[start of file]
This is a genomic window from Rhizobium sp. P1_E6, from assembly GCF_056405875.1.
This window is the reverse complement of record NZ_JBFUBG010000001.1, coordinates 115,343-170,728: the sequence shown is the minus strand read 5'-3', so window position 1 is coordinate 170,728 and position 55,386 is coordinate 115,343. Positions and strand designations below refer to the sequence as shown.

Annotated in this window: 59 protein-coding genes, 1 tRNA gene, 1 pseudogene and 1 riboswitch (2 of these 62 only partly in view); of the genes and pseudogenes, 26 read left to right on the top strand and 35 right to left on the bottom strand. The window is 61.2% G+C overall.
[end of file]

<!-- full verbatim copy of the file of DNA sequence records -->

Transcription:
This is a genomic window from Rhizobium sp. P1_E6, from assembly GCF_056405875.1.
This window is the reverse complement of record NZ_JBFUBG010000001.1, coordinates 115,343-170,728: the sequence shown is the minus strand read 5'-3', so window position 1 is coordinate 170,728 and position 55,386 is coordinate 115,343. Positions and strand designations below refer to the sequence as shown.

Annotated in this window: 59 protein-coding genes, 1 tRNA gene, 1 pseudogene and 1 riboswitch (2 of these 62 only partly in view); of the genes and pseudogenes, 26 read left to right on the top strand and 35 right to left on the bottom strand. The window is 61.2% G+C overall.